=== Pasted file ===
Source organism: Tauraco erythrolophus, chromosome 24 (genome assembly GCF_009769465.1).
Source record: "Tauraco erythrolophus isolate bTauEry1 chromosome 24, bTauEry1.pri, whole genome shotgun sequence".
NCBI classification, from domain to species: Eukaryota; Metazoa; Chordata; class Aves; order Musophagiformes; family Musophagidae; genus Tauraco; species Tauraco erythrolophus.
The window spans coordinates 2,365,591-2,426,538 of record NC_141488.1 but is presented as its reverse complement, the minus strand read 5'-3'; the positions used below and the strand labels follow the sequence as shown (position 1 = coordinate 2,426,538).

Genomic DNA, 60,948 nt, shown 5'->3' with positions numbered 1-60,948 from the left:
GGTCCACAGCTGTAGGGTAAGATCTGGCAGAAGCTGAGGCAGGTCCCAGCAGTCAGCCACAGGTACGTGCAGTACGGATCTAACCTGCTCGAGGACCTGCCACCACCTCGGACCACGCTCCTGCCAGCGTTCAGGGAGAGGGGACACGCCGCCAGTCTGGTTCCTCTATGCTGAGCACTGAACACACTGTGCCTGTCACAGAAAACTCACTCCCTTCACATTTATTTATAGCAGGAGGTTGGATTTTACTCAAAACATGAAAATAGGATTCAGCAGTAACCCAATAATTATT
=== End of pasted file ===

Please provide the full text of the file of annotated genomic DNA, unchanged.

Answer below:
Source organism: Tauraco erythrolophus, chromosome 24 (genome assembly GCF_009769465.1).
Source record: "Tauraco erythrolophus isolate bTauEry1 chromosome 24, bTauEry1.pri, whole genome shotgun sequence".
NCBI classification, from domain to species: Eukaryota; Metazoa; Chordata; class Aves; order Musophagiformes; family Musophagidae; genus Tauraco; species Tauraco erythrolophus.
The window spans coordinates 2,365,591-2,426,538 of record NC_141488.1 but is presented as its reverse complement, the minus strand read 5'-3'; the positions used below and the strand labels follow the sequence as shown (position 1 = coordinate 2,426,538).

Genomic DNA, 60,948 nt, shown 5'->3' with positions numbered 1-60,948 from the left:
GGTCCACAGCTGTAGGGTAAGATCTGGCAGAAGCTGAGGCAGGTCCCAGCAGTCAGCCACAGGTACGTGCAGTACGGATCTAACCTGCTCGAGGACCTGCCACCACCTCGGACCACGCTCCTGCCAGCGTTCAGGGAGAGGGGACACGCCGCCAGTCTGGTTCCTCTATGCTGAGCACTGAACACACTGTGCCTGTCACAGAAAACTCACTCCCTTCACATTTATTTATAGCAGGAGGTTGGATTTTACTCAAAACATGAAAATAGGATTCAGCAGTAACCCAATAATTATT